Fredrick W. Norris maintains Origen may not have strongly believed in universal reconciliation at all. In an article on Apocatastasis in The Westminster handbook to Origen (2004) he writes that "As far as we can tell, therefore, Origen never decided to stress exclusive salvation or universal salvation, to the strict exclusion of either case."
The most important school of Universalist thought was the Didascalium in Alexandria, Egypt, which was founded by Saint Pantaenus ca. 190 C.E. Alexandria was the center of learning and intellectual discourse in the ancient Mediterranean world, and was the theological center of gravity of Christianity prior to the rise of the true Roman Church.
The Universalists Hosea Ballou (1829), Thomas Whittemore (1830), John Wesley Hanson (1899) and George T. Knight (1911) claimed that Clement of Alexandria expressed universalist positions in early Christianity. These claims have been controversial since they were first made. In fact, Clement used the term apocatastasis to refer only to the "restoration" of a select few.
Gregory of Nyssa was declared "the father of fathers" by the seventh ecumenical council and some traditional and modern Greek orthodox scholars dispute Pierre Batiffol and George T. Knight's claim that Saint Gregory of Nyssa and Saint Macrina the Younger, who were brother and sister, believed or taught universal salvation.
However, Gregory of Nyssa, in his book Sermo Catecheticus Magnus, described: "The annihilation of evil, the restitution of all things, and the final restoration of evil men and evil spirits to the blessedness of union with God, so that He may be 'all in all,' embracing all things endowed with sense and reason."
He further stated, "when death approaches to life, and darkness to light, and the corruptible to the incorruptible, the inferior is done away with and reduced to non-existence, and the thing purged is benefited, just as the dross is purged from gold by fire. In the same way in the long circuits of time, when the evil of nature which is now mingled and implanted in them has been taken away, whensoever the restoration to their old condition of the things that now lie in wickedness takes place, there will be a unanimous thanksgiving from the whole creation, both of those who have been punished in the purification and of those who have not at all needed purification."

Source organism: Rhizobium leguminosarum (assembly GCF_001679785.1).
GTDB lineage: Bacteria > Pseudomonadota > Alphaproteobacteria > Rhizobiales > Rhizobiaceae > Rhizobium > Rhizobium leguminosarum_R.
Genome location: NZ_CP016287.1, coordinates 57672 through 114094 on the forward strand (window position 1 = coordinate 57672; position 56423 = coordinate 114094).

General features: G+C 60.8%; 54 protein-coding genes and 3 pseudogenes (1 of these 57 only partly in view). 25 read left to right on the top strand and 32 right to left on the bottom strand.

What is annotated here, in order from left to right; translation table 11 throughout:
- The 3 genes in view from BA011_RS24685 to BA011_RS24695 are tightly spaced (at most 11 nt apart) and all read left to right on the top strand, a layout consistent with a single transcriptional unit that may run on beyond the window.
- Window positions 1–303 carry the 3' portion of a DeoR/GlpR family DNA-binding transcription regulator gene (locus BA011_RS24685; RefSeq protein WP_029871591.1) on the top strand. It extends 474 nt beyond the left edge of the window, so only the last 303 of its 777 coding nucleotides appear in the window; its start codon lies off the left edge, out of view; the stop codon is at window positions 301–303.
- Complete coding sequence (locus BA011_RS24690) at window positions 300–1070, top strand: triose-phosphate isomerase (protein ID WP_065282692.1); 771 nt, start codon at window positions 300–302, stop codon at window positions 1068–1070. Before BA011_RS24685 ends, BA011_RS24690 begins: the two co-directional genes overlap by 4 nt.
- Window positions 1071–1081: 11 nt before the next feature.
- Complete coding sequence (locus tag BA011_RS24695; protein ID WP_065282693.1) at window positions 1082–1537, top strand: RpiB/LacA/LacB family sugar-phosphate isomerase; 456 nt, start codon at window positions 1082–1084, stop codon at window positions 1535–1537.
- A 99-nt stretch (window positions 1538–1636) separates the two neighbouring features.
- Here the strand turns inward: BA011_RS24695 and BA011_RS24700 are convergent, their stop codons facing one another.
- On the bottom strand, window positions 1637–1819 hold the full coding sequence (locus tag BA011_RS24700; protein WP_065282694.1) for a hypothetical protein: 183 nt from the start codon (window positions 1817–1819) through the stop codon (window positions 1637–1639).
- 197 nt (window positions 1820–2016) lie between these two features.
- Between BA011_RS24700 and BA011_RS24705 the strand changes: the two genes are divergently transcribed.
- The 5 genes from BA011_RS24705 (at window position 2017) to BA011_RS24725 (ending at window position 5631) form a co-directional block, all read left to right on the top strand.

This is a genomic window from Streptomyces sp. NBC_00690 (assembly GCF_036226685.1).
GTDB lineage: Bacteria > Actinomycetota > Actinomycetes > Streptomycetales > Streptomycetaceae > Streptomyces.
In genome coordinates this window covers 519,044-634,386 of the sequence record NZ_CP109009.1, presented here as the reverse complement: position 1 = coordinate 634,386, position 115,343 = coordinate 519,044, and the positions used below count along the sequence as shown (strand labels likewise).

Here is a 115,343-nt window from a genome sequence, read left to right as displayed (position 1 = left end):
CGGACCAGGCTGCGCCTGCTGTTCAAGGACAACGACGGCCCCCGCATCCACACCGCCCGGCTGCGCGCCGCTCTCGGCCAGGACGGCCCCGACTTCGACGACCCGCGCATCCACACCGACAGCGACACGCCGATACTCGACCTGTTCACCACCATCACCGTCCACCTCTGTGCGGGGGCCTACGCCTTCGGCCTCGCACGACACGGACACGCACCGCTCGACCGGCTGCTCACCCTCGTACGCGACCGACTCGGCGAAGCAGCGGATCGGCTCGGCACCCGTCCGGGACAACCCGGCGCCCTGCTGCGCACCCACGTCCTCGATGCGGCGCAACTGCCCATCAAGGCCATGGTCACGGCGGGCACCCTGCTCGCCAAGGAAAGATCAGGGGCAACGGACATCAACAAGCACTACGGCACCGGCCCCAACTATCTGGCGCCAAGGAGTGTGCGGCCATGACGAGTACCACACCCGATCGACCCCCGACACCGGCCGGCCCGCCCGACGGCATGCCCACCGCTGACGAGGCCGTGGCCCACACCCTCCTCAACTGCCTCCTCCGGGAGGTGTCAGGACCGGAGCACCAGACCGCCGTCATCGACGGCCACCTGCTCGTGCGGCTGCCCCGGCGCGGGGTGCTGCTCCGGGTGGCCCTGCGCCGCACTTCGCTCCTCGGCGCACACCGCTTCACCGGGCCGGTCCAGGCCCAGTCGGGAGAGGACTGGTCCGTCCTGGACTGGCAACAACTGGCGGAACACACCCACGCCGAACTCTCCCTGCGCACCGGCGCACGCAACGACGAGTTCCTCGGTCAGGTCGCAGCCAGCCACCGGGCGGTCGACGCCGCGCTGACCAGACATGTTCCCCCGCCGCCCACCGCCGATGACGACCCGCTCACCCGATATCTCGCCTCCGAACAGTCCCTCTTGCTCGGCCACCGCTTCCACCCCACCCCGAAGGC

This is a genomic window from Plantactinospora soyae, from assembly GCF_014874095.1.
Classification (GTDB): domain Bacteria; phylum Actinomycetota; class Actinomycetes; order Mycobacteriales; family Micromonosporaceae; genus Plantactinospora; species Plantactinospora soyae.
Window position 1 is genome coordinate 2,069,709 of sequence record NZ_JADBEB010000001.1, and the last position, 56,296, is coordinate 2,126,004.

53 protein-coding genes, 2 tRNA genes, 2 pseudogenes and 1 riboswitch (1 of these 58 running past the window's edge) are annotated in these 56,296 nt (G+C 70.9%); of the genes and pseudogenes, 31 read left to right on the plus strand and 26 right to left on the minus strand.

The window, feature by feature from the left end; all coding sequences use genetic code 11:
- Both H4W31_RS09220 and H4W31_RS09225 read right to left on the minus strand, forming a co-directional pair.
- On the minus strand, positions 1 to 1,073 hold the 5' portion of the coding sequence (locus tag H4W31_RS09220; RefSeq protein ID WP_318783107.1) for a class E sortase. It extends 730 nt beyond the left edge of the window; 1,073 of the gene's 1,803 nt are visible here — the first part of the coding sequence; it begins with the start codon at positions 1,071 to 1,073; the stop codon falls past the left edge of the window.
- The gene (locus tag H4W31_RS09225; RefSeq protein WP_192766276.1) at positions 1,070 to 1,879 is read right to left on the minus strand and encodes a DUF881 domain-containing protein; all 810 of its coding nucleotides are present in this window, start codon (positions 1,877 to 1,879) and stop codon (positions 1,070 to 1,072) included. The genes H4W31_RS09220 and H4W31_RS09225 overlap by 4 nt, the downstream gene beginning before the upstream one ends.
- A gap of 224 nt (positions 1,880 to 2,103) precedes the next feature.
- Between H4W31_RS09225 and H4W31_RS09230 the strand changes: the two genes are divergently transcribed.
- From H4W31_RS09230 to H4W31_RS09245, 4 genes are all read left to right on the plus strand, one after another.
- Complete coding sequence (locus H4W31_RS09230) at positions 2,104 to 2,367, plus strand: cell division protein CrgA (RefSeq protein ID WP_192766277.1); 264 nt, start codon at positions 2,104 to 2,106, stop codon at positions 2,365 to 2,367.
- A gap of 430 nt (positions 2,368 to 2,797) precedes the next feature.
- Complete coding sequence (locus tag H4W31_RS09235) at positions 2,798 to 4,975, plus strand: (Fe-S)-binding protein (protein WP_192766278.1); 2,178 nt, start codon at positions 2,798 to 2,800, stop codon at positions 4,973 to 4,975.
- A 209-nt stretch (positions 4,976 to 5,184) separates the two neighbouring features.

The Universalist John Wesley Hanson stated that even after eternal hell became the normative position of the Church, there were still some Christian thinkers during the Middle Ages who embraced Universalist ideas. In his Schaff article George T. Knight stated that "maybe" Johannes Scotus Eriugena, Johannes Tauler, Blessed John of Ruysbroeck and Blessed Julian of Norwich had Universalist leanings.
If ideas about the salvation of all souls after purgatory existed in early Christianity, they did not resurface in the Reformation, although figures such as Erasmus rekindled interests in the Greek Church Fathers, and early advocates of universal salvation, such as Origen, became more broadly known as new editions of their writings were published. The period between the Reformation and Enlightenment featured extended debates about salvation and hell.  The main controversy during this period was between the majority, who believed in the immortal soul and eternal punishment in hell (such as Calvin), and a minority, (including Luther) who believed in soul sleep. Joachim Vadian and Johann Kessler accused the German Anabaptist Hans Denck of universal salvation, but he denied it, and recent research suggests that this is not so.  Hans Hut was deeply influenced by Denck, but there is no evidence that he spread the doctrine of universalism.